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Principal Investigator(s): United States Department of Commerce. Bureau of the Census
This data collection is part of a longitudinal survey designed to provide detailed information on the economic situation of households and persons in the United States. These data examine the distribution of income, wealth, and poverty in American society and gauge the effects of federal and state programs on the well-being of families and individuals. There are three basic elements contained in the survey. The first is a control card that records basic social and demographic characteristics for each person in a household, as well as changes in such characteristics over the course of the interviewing period. The second element is the core portion of the questionnaire, with questions repeated at each interview on labor force activity, types and amounts of income, participation in various cash and noncash benefit programs, attendance in postsecondary schools, private health insurance coverage, public or subsidized rental housing, low-income energy assistance, and school breakfast and lunch participation. The third element consists of topical modules, which are series of supplemental questions asked during selected household visits. Topical modules include some core data to link individuals to the core files. The Wave 1 Topical Module covers recipiency history, which includes welfare and other aid, and employment history. The Wave 2 Topical Module includes data on work disability, education and training, marital, migratory, and fertility histories, and household relationships. The Wave 3 Topical Module covers work schedule, child care, child support agreements, support for nonhousehold members, functional limitations and disability, and utilization of health care services. The Wave 4 Topical Module covers selected financial assets, medical expenses and work disability, real estate, shelter costs, dependent care, and vehicles. The Wave 5 Topical Module covers annual income, retirement accounts, and taxes in one file and school enrollment and financing in the second file. The Wave 6 Topical Module covers the same subjects as the Wave 3 Topical Module, but in greater detail, and includes a section on children's well-being. The Wave 7 Topical Module covers assets and liabilities, medical expenses and work disabilities, real estate, shelter costs, dependent care, and vehicles. The Wave 8 Topical Module covers school enrollment and financing. The Wave 9 Topical Module covers retirement expectations and pension plan coverage, work schedule, child care, children's well-being, child support agreements, support for nonhousehold members, and basic needs, including ability to meet expenses, food adequacy, and minimum income.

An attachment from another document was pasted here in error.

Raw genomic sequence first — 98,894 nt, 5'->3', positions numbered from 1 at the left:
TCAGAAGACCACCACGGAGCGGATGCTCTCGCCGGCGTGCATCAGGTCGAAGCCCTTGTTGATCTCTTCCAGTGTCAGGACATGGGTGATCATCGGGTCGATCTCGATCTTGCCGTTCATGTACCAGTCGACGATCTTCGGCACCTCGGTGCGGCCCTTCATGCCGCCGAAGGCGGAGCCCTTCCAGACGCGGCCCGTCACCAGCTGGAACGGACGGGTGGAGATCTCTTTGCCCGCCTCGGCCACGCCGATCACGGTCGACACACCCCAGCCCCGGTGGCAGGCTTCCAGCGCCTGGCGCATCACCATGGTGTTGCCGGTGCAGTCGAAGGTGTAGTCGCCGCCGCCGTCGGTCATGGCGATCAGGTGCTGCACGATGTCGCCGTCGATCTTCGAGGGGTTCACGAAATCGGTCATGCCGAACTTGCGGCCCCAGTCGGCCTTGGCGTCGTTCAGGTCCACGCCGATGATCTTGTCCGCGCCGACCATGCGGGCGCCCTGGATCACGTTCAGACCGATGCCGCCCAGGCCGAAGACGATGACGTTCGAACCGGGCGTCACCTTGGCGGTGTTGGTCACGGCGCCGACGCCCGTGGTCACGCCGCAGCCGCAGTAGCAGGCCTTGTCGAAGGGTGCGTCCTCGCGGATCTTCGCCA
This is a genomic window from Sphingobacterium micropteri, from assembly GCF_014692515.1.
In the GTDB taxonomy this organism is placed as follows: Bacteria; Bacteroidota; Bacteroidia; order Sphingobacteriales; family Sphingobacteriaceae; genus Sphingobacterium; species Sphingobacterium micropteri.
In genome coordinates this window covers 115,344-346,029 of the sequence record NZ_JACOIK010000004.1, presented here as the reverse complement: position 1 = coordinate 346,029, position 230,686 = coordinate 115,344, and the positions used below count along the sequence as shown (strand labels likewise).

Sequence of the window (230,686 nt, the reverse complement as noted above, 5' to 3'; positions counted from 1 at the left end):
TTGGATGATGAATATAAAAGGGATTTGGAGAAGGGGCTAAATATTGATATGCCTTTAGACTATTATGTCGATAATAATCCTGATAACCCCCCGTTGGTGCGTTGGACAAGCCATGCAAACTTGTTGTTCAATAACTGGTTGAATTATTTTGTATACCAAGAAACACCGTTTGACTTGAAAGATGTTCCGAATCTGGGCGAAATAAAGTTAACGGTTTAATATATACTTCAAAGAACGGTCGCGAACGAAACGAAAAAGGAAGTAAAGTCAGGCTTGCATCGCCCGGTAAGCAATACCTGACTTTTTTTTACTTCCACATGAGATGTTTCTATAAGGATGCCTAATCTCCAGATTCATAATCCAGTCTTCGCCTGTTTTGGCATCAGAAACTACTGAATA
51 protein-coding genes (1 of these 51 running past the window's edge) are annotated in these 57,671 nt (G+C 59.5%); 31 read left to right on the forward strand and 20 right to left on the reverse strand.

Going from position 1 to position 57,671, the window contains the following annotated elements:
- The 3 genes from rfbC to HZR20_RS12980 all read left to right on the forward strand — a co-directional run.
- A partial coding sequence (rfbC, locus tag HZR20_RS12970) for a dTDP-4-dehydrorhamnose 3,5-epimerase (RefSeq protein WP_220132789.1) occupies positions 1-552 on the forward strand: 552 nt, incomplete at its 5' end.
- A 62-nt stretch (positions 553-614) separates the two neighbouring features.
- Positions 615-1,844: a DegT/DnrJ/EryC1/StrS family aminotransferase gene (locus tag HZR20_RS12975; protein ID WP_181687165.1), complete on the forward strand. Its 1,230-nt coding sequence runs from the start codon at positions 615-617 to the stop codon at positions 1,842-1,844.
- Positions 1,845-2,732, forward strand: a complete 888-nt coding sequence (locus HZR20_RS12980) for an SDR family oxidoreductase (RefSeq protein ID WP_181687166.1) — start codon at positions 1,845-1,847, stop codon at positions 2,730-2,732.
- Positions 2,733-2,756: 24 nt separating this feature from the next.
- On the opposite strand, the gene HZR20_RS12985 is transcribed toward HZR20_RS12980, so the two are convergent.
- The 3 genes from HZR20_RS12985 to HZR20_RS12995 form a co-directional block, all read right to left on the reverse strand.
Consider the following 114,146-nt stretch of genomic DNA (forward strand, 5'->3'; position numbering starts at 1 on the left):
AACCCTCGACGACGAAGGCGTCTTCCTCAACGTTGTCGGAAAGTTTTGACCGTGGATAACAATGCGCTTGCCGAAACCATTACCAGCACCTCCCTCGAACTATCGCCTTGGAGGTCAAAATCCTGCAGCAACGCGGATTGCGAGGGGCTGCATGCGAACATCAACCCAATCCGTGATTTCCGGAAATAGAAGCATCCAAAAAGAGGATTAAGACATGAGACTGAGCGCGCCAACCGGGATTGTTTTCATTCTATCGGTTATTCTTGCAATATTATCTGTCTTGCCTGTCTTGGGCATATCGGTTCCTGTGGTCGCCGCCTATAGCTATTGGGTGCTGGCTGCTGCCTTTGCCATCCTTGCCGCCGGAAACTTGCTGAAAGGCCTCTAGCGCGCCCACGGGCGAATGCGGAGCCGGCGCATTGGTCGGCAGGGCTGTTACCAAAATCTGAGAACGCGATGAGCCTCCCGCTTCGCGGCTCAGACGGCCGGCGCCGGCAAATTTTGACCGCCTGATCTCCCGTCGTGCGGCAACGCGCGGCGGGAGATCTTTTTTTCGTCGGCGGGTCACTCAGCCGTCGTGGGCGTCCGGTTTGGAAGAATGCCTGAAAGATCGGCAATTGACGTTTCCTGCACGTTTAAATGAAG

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United States Department of Commerce. Bureau of the Census. Survey of Income and Program Participation (SIPP) 1993 Panel . ICPSR06886-v2. Ann Arbor, MI: Inter-university Consortium for Political and Social Research [distributor], 1999-10-04. doi:10.3886/ICPSR06886.v2